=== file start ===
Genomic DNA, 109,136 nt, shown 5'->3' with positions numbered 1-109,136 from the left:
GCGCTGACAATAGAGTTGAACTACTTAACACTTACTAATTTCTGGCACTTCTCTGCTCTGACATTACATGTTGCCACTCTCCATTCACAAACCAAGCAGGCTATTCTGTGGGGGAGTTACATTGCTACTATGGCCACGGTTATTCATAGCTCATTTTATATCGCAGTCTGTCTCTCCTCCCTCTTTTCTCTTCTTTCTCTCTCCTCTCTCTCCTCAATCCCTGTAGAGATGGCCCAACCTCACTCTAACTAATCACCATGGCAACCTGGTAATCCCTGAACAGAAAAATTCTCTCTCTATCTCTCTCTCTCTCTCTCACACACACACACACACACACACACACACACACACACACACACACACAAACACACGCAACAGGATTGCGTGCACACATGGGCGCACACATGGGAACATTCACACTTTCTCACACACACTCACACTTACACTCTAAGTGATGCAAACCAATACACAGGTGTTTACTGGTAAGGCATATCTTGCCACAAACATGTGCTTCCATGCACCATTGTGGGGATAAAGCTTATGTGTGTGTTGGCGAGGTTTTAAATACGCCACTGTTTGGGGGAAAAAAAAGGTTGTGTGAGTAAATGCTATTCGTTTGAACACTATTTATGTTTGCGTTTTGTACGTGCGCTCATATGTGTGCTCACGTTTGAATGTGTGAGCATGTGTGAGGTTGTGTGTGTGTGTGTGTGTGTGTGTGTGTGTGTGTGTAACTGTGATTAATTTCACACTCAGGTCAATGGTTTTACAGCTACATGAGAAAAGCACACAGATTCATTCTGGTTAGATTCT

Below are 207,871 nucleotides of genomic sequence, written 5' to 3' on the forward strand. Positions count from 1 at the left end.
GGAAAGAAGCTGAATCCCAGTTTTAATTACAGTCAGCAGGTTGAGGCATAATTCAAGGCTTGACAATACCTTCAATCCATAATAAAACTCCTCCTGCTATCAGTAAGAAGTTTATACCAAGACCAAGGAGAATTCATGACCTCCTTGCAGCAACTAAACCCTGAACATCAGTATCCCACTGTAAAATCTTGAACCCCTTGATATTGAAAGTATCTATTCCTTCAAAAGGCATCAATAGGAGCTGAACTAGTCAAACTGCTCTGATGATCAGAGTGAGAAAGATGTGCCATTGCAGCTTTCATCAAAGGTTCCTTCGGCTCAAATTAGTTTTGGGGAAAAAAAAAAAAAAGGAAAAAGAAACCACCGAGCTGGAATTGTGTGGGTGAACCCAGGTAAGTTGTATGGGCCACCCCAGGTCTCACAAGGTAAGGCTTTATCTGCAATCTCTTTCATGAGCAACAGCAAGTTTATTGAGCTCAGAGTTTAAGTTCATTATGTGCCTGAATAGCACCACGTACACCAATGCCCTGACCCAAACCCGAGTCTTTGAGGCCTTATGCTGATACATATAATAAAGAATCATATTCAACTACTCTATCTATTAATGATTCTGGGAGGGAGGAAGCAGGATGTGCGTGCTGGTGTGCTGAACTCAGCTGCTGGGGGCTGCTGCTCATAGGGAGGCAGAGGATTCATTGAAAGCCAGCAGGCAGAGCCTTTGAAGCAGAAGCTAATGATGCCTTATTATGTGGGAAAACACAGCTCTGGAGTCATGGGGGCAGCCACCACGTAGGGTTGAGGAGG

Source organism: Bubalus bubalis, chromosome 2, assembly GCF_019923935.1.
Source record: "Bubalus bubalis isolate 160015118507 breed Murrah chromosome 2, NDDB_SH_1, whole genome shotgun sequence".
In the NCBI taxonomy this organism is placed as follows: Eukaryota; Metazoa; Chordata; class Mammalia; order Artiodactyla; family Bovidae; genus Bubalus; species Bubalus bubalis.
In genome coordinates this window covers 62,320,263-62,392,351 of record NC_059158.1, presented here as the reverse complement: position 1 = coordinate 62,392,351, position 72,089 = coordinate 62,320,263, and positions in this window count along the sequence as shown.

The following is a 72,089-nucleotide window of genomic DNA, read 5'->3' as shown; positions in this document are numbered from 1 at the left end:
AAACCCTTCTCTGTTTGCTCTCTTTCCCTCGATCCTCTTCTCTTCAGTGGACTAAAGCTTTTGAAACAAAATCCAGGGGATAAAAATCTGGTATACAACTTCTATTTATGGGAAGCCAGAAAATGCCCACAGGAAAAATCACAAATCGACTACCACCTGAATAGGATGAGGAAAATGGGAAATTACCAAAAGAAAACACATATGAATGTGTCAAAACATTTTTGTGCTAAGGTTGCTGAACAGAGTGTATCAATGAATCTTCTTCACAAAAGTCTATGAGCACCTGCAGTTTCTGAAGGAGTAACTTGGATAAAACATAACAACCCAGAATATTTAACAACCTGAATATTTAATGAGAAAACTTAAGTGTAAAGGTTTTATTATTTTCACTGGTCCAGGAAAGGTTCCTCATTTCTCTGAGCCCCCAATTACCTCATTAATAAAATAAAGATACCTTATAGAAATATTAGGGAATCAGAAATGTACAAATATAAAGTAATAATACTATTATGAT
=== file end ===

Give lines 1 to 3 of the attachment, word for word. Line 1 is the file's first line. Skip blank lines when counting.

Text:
Genomic DNA, 109,136 nt, shown 5'->3' with positions numbered 1-109,136 from the left:
GCGCTGACAATAGAGTTGAACTACTTAACACTTACTAATTTCTGGCACTTCTCTGCTCTGACATTACATGTTGCCACTCTCCATTCACAAACCAAGCAGGCTATTCTGTGGGGGAGTTACATTGCTACTATGGCCACGGTTATTCATAGCTCATTTTATATCGCAGTCTGTCTCTCCTCCCTCTTTTCTCTTCTTTCTCTCTCCTCTCTCTCCTCAATCCCTGTAGAGATGGCCCAACCTCACTCTAACTAATCACCATGGCAACCTGGTAATCCCTGAACAGAAAAATTCTCTCTCTATCTCTCTCTCTCTCTCTCACACACACACACACACACACACACACACACACACACACACACACACAAACACACGCAACAGGATTGCGTGCACACATGGGCGCACACATGGGAACATTCACACTTTCTCACACACACTCACACTTACACTCTAAGTGATGCAAACCAATACACAGGTGTTTACTGGTAAGGCATATCTTGCCACAAACATGTGCTTCCATGCACCATTGTGGGGATAAAGCTTATGTGTGTGTTGGCGAGGTTTTAAATACGCCACTGTTTGGGGGAAAAAAAAGGTTGTGTGAGTAAATGCTATTCGTTTGAACACTATTTATGTTTGCGTTTTGTACGTGCGCTCATATGTGTGCTCACGTTTGAATGTGTGAGCATGTGTGAGGTTGTGTGTGTGTGTGTGTGTGTGTGTGTGTGTGTGTGTAACTGTGATTAATTTCACACTCAGGTCAATGGTTTTACAGCTACATGAGAAAAGCACACAGATTCATTCTGGTTAGATTCT

Below are 207,871 nucleotides of genomic sequence, written 5' to 3' on the forward strand. Positions count from 1 at the left end.